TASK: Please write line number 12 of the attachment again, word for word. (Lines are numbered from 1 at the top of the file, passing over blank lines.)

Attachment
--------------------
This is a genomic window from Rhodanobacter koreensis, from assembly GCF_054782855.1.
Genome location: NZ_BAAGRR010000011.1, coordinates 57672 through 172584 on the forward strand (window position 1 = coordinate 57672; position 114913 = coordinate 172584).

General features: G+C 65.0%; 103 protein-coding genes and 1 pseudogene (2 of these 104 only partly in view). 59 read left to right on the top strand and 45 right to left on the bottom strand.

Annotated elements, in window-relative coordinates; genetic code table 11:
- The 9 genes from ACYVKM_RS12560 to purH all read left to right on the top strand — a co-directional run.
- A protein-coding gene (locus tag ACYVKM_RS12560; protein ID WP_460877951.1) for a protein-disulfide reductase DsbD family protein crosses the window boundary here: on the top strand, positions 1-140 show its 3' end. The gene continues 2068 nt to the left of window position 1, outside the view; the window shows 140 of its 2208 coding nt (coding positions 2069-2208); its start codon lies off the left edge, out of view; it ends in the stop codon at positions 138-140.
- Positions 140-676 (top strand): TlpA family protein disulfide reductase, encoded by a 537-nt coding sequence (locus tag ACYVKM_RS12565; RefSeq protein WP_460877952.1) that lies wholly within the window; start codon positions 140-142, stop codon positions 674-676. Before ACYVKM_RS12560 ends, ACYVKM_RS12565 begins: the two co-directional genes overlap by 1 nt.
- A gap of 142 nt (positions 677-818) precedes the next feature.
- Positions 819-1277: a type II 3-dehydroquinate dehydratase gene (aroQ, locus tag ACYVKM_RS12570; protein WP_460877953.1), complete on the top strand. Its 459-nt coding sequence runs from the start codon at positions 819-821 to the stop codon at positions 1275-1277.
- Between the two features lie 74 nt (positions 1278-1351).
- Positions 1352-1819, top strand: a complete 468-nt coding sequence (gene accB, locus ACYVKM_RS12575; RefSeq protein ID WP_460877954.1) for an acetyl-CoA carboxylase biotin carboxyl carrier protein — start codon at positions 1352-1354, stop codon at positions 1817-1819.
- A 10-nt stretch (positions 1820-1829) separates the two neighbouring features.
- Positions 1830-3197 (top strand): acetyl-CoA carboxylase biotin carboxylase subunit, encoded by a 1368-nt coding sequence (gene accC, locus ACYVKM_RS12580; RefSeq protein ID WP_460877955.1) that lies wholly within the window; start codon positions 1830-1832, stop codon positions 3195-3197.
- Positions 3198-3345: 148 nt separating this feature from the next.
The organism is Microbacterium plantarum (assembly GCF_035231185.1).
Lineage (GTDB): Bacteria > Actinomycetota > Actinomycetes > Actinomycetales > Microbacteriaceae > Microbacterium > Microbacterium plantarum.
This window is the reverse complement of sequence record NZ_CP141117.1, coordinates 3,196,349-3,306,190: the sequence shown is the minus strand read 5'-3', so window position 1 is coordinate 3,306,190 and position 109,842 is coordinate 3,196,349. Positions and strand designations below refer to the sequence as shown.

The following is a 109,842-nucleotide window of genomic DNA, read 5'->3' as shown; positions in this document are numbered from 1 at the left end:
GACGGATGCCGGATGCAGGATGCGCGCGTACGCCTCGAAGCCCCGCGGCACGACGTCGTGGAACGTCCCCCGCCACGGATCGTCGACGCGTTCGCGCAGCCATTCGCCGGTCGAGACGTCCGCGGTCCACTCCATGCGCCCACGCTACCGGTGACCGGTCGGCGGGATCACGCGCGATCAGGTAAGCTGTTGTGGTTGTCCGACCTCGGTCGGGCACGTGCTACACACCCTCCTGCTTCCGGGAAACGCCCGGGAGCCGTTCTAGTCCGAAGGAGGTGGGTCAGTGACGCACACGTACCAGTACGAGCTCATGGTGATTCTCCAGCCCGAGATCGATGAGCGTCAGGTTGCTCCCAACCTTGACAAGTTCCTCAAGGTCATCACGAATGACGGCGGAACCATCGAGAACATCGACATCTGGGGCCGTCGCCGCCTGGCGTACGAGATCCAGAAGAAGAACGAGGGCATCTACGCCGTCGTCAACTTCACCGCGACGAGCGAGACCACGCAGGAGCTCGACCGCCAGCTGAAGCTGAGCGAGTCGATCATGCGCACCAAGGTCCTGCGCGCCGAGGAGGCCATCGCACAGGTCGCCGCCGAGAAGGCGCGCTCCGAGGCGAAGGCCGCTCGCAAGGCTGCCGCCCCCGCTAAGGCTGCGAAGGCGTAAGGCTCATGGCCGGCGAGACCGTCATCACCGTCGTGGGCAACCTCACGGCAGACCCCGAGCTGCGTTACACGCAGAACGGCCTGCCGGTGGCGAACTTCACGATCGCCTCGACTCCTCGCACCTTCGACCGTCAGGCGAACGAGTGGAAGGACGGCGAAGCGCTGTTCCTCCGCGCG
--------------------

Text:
- A 10-nt stretch (positions 1820-1829) separates the two neighbouring features.